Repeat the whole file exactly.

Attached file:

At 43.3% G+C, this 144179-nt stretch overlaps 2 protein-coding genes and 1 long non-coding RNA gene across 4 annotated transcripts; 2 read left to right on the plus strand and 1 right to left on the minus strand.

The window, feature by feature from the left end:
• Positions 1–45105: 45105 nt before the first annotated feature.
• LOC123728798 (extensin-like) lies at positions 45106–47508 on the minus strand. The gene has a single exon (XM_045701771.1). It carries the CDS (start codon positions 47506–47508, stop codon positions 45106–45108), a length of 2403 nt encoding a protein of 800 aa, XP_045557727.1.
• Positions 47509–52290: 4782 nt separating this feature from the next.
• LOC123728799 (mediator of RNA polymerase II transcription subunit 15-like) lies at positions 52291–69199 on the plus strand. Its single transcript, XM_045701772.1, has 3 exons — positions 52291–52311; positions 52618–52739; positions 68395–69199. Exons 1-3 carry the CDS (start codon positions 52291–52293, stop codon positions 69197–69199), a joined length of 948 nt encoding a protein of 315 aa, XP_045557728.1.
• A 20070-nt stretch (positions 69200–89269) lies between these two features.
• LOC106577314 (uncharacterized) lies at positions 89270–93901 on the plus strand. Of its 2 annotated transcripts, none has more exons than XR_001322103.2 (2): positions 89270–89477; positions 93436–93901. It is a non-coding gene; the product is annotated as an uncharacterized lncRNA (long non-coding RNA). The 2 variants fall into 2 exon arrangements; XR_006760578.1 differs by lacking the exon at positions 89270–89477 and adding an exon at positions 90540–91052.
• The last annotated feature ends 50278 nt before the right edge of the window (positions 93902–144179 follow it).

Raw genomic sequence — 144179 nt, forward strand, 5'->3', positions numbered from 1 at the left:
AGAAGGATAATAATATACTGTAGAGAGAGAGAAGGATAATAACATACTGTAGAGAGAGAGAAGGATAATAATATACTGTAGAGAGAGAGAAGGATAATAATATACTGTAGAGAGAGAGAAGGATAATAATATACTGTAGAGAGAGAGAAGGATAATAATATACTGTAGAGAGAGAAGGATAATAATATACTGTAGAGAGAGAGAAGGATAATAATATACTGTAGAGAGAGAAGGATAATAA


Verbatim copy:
At 43.3% G+C, this 144179-nt stretch overlaps 2 protein-coding genes and 1 long non-coding RNA gene across 4 annotated transcripts; 2 read left to right on the plus strand and 1 right to left on the minus strand.

The window, feature by feature from the left end:
• Positions 1–45105: 45105 nt before the first annotated feature.
• LOC123728798 (extensin-like) lies at positions 45106–47508 on the minus strand. The gene has a single exon (XM_045701771.1). It carries the CDS (start codon positions 47506–47508, stop codon positions 45106–45108), a length of 2403 nt encoding a protein of 800 aa, XP_045557727.1.
• Positions 47509–52290: 4782 nt separating this feature from the next.
• LOC123728799 (mediator of RNA polymerase II transcription subunit 15-like) lies at positions 52291–69199 on the plus strand. Its single transcript, XM_045701772.1, has 3 exons — positions 52291–52311; positions 52618–52739; positions 68395–69199. Exons 1-3 carry the CDS (start codon positions 52291–52293, stop codon positions 69197–69199), a joined length of 948 nt encoding a protein of 315 aa, XP_045557728.1.
• A 20070-nt stretch (positions 69200–89269) lies between these two features.
• LOC106577314 (uncharacterized) lies at positions 89270–93901 on the plus strand. Of its 2 annotated transcripts, none has more exons than XR_001322103.2 (2): positions 89270–89477; positions 93436–93901. It is a non-coding gene; the product is annotated as an uncharacterized lncRNA (long non-coding RNA). The 2 variants fall into 2 exon arrangements; XR_006760578.1 differs by lacking the exon at positions 89270–89477 and adding an exon at positions 90540–91052.
• The last annotated feature ends 50278 nt before the right edge of the window (positions 93902–144179 follow it).

Raw genomic sequence — 144179 nt, forward strand, 5'->3', positions numbered from 1 at the left:
AGAAGGATAATAATATACTGTAGAGAGAGAGAAGGATAATAACATACTGTAGAGAGAGAGAAGGATAATAATATACTGTAGAGAGAGAGAAGGATAATAATATACTGTAGAGAGAGAGAAGGATAATAATATACTGTAGAGAGAGAGAAGGATAATAATATACTGTAGAGAGAGAAGGATAATAATATACTGTAGAGAGAGAGAAGGATAATAATATACTGTAGAGAGAGAAGGATAATAA